Jessica Lang landed the Emmy for supporting actress in a miniseries for FX’s American Horror Story, though Lang will be back for the second installment of the thriller. And Kevin Costner and Tom Berenger nabbed Emmys for lead and supporting actor for the miniseries Hatfields & McCoys, which pulled in record ratings for History.
Accepting his Emmy for Hatfields, Berenger noted that his character in the Western was “a cross between a raccoon with rabies and a demented garden gnome.”
Meanwhile, HBO, which had 81 nominations, more than any other network, was all but shut out of the major series categories, though Tim Van Patten earned the Emmy for drama series directing for Boardwalk Empire.
But as usual, HBO had a good showing in the movie or miniseries category with Game Change — about the McCain-Palin campaign — landing the Emmy for outstanding made-for-TV-movie as well as writing for Danny Strong, directing for Jay Roach and best actress for Julianne Moore, who played former Alaska governor and GOP vice presidential nominee Sarah Palin.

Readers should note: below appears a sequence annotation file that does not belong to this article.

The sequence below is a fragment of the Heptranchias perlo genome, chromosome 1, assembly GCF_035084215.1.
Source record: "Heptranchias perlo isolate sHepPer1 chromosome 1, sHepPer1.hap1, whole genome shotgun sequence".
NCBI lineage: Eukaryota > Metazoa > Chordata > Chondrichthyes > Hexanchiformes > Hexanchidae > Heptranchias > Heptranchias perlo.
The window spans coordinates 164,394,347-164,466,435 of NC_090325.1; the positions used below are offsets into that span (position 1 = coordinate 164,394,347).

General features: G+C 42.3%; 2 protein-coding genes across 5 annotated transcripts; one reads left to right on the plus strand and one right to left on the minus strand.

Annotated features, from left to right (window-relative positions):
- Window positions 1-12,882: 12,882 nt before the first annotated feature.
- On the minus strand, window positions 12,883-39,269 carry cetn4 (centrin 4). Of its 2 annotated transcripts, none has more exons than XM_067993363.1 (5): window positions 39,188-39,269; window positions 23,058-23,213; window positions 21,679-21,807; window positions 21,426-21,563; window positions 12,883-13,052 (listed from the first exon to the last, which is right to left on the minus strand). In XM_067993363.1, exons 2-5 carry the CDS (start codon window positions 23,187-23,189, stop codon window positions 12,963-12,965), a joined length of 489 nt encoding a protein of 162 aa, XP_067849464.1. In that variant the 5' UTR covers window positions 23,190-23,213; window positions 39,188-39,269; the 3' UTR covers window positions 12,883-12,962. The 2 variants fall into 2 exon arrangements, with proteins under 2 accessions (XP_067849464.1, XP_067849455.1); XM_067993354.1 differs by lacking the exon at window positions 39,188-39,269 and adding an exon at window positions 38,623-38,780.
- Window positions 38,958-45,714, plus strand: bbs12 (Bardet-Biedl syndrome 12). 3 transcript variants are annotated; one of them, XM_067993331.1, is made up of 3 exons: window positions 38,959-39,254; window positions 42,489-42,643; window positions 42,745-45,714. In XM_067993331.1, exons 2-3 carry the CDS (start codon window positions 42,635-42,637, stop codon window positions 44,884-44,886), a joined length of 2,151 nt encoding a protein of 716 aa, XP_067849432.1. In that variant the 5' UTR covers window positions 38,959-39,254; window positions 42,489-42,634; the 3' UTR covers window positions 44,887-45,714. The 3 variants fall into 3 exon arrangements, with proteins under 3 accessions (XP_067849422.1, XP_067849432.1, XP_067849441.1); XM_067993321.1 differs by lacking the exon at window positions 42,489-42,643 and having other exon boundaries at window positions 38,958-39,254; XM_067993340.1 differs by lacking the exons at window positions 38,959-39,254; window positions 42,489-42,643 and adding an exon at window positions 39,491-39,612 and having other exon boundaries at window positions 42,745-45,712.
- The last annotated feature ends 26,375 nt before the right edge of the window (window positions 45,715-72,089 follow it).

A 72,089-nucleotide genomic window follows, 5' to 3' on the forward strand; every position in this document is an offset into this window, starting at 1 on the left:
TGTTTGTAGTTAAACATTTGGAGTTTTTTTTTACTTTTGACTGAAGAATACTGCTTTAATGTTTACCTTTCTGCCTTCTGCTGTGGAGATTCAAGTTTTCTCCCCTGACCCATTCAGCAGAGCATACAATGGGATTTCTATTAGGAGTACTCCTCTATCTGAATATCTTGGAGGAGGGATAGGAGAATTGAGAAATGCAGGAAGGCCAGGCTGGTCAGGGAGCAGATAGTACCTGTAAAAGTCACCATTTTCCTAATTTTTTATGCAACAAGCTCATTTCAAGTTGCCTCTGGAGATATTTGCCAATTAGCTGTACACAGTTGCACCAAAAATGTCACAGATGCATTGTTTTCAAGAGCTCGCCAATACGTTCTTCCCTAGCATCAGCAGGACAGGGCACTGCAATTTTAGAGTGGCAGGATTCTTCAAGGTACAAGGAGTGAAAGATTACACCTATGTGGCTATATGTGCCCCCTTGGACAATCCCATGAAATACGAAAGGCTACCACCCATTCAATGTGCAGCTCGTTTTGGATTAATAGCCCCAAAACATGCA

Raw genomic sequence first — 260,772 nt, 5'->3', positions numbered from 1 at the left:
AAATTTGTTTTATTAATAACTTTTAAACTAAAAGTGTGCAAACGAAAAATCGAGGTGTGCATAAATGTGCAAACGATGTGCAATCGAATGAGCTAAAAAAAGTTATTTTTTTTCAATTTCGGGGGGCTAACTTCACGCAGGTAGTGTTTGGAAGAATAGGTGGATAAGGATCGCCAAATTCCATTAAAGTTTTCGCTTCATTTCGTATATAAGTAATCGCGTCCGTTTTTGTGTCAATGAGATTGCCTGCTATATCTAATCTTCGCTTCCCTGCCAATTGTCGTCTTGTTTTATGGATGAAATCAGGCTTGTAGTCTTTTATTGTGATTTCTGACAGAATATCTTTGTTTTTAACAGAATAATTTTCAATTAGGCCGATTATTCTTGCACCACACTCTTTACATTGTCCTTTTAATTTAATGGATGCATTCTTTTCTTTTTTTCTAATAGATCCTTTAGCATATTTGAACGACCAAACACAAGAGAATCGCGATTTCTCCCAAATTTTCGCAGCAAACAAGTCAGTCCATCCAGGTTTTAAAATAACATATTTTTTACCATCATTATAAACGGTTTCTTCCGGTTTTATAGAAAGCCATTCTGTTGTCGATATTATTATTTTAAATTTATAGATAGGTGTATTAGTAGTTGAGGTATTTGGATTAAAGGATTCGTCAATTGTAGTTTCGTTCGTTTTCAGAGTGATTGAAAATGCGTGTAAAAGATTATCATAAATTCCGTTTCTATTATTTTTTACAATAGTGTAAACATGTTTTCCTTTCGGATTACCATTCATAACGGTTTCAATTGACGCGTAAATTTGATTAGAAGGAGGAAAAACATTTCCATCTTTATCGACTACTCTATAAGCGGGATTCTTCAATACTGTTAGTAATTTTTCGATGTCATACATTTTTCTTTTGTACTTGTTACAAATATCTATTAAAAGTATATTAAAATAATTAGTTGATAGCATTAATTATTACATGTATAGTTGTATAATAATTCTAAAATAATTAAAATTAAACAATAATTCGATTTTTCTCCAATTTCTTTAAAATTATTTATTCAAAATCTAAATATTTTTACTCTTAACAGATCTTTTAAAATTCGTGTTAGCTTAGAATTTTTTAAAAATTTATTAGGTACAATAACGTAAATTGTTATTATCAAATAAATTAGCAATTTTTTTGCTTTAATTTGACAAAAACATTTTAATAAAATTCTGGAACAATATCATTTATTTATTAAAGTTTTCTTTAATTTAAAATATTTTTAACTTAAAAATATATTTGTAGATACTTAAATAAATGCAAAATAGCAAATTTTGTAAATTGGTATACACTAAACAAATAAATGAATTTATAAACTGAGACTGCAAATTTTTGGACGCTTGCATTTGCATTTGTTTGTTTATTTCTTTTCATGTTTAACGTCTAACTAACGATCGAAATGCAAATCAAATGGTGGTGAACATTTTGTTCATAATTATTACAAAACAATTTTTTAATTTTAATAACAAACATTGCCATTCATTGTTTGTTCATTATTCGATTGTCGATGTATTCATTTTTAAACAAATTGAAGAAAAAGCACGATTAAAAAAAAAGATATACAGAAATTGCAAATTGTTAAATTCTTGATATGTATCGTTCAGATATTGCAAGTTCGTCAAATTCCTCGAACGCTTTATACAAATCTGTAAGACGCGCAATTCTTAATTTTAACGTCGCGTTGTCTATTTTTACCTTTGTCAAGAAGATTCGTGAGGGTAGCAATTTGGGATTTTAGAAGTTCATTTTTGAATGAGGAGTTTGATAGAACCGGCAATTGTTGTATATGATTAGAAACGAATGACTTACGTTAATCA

“I feel so validated because Sarah Palin gave me a big thumbs down!” said Moore, whose only other Emmy was in 1988 for the daytime soap opera As the World Turns.
The Daily Show With Jon Stewart won its 10th consecutive Emmy for outstanding variety show. Announcing the award, Ricky Gervais sighed, “Not again.” And Jimmy Fallon tried to physically restrain Stewart from reaching the stage.
“We make topical comedy which has the shelf life of egg salad,” said Stewart.
Ron Howard offered a moving tribute to his former co-star Andy Griffith to open the In Memoriam segment. The late Marvin Hamlisch’s “The Way We Were” played over the video montage, which included Sherman Hemsley, Phyllis Diller, Celeste Holm, Michael Clarke Duncan, Heavy D, Don Cornelius, Andy Rooney, Steve Jobs, Gil Cates, Patrice O’Neal, Whitney Houston, Donna Summer, Tony Scott, Mike Wallace, Ernest Borgnine, Harry Morgan and Dick Clark.
Sign up for THR news straight to your inbox every day